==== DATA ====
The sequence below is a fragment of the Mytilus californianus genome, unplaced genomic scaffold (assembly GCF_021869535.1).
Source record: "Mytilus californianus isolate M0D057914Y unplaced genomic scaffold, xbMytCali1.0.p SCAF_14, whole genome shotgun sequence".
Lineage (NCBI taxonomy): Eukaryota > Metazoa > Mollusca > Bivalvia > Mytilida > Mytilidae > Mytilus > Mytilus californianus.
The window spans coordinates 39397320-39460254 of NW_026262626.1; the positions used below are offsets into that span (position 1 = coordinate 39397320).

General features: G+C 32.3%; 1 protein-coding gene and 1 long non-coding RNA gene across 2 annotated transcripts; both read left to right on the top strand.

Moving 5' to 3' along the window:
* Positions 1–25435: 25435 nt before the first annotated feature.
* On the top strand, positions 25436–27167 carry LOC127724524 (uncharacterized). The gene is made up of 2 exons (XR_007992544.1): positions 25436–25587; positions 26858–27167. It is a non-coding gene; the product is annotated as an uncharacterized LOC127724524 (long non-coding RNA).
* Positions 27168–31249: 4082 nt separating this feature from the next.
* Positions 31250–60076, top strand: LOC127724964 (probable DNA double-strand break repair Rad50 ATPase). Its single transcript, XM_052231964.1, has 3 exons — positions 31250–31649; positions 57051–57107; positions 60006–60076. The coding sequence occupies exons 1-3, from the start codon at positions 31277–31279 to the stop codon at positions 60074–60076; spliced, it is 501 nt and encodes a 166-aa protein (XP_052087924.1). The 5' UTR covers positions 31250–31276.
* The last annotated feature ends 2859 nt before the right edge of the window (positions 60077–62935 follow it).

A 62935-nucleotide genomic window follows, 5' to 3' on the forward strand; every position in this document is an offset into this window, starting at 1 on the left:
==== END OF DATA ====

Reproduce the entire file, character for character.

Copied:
The sequence below is a fragment of the Mytilus californianus genome, unplaced genomic scaffold (assembly GCF_021869535.1).
Source record: "Mytilus californianus isolate M0D057914Y unplaced genomic scaffold, xbMytCali1.0.p SCAF_14, whole genome shotgun sequence".
Lineage (NCBI taxonomy): Eukaryota > Metazoa > Mollusca > Bivalvia > Mytilida > Mytilidae > Mytilus > Mytilus californianus.
The window spans coordinates 39397320-39460254 of NW_026262626.1; the positions used below are offsets into that span (position 1 = coordinate 39397320).

General features: G+C 32.3%; 1 protein-coding gene and 1 long non-coding RNA gene across 2 annotated transcripts; both read left to right on the top strand.

Moving 5' to 3' along the window:
* Positions 1–25435: 25435 nt before the first annotated feature.
* On the top strand, positions 25436–27167 carry LOC127724524 (uncharacterized). The gene is made up of 2 exons (XR_007992544.1): positions 25436–25587; positions 26858–27167. It is a non-coding gene; the product is annotated as an uncharacterized LOC127724524 (long non-coding RNA).
* Positions 27168–31249: 4082 nt separating this feature from the next.
* Positions 31250–60076, top strand: LOC127724964 (probable DNA double-strand break repair Rad50 ATPase). Its single transcript, XM_052231964.1, has 3 exons — positions 31250–31649; positions 57051–57107; positions 60006–60076. The coding sequence occupies exons 1-3, from the start codon at positions 31277–31279 to the stop codon at positions 60074–60076; spliced, it is 501 nt and encodes a 166-aa protein (XP_052087924.1). The 5' UTR covers positions 31250–31276.
* The last annotated feature ends 2859 nt before the right edge of the window (positions 60077–62935 follow it).

A 62935-nucleotide genomic window follows, 5' to 3' on the forward strand; every position in this document is an offset into this window, starting at 1 on the left: